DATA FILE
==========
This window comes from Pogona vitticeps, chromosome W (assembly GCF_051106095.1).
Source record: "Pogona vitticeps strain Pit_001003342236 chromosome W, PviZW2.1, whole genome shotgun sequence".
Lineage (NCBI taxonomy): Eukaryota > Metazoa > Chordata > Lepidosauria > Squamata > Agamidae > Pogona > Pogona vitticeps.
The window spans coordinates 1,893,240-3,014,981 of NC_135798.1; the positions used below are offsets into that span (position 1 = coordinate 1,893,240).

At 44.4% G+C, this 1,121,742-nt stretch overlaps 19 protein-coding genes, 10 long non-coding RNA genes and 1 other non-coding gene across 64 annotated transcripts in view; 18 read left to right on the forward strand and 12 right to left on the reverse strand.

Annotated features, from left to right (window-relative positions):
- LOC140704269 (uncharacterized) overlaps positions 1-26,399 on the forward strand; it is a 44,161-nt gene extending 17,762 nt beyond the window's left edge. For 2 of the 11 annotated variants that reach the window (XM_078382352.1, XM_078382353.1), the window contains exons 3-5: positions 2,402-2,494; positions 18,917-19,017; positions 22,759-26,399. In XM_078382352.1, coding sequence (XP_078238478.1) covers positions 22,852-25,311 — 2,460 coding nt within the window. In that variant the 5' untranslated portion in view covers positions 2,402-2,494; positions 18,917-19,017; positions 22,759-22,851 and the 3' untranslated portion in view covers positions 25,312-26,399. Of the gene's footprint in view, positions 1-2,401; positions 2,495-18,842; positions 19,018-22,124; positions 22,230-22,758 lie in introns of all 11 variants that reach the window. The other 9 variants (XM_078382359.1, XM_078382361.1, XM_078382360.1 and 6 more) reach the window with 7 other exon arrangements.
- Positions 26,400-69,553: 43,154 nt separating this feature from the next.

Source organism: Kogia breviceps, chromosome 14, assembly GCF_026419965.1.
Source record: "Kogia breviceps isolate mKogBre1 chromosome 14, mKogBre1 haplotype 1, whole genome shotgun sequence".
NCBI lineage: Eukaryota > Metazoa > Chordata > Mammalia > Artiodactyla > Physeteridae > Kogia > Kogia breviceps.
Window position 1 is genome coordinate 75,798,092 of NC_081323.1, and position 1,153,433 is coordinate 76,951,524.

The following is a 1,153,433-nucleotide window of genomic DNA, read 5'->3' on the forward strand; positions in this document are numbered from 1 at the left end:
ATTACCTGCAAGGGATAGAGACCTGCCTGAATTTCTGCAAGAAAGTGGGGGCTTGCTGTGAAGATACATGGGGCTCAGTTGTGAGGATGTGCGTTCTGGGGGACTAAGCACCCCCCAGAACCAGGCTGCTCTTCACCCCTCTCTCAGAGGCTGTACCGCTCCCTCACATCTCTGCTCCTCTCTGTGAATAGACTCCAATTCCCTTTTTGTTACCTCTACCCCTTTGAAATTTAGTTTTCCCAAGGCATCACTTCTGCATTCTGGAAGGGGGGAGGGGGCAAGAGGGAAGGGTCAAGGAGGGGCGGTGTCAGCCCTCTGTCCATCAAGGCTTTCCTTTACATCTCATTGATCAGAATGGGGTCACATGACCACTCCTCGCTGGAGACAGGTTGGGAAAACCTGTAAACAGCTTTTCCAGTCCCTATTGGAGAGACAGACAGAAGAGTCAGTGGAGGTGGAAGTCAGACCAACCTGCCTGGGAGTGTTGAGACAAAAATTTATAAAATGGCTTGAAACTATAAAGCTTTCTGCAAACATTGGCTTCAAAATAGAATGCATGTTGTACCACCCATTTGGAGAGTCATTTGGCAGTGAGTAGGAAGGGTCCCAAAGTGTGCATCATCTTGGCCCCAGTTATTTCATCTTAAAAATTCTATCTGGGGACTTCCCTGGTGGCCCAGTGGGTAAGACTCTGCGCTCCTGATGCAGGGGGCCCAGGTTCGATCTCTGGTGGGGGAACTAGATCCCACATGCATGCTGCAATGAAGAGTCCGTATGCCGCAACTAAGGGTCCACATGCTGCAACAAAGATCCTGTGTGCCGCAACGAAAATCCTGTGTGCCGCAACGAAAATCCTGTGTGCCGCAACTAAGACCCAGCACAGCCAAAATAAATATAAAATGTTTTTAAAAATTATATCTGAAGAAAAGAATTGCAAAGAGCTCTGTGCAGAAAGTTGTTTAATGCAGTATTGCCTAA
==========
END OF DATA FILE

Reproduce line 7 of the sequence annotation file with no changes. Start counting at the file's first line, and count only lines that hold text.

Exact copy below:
- LOC140704269 (uncharacterized) overlaps positions 1-26,399 on the forward strand; it is a 44,161-nt gene extending 17,762 nt beyond the window's left edge. For 2 of the 11 annotated variants that reach the window (XM_078382352.1, XM_078382353.1), the window contains exons 3-5: positions 2,402-2,494; positions 18,917-19,017; positions 22,759-26,399. In XM_078382352.1, coding sequence (XP_078238478.1) covers positions 22,852-25,311 — 2,460 coding nt within the window. In that variant the 5' untranslated portion in view covers positions 2,402-2,494; positions 18,917-19,017; positions 22,759-22,851 and the 3' untranslated portion in view covers positions 25,312-26,399. Of the gene's footprint in view, positions 1-2,401; positions 2,495-18,842; positions 19,018-22,124; positions 22,230-22,758 lie in introns of all 11 variants that reach the window. The other 9 variants (XM_078382359.1, XM_078382361.1, XM_078382360.1 and 6 more) reach the window with 7 other exon arrangements.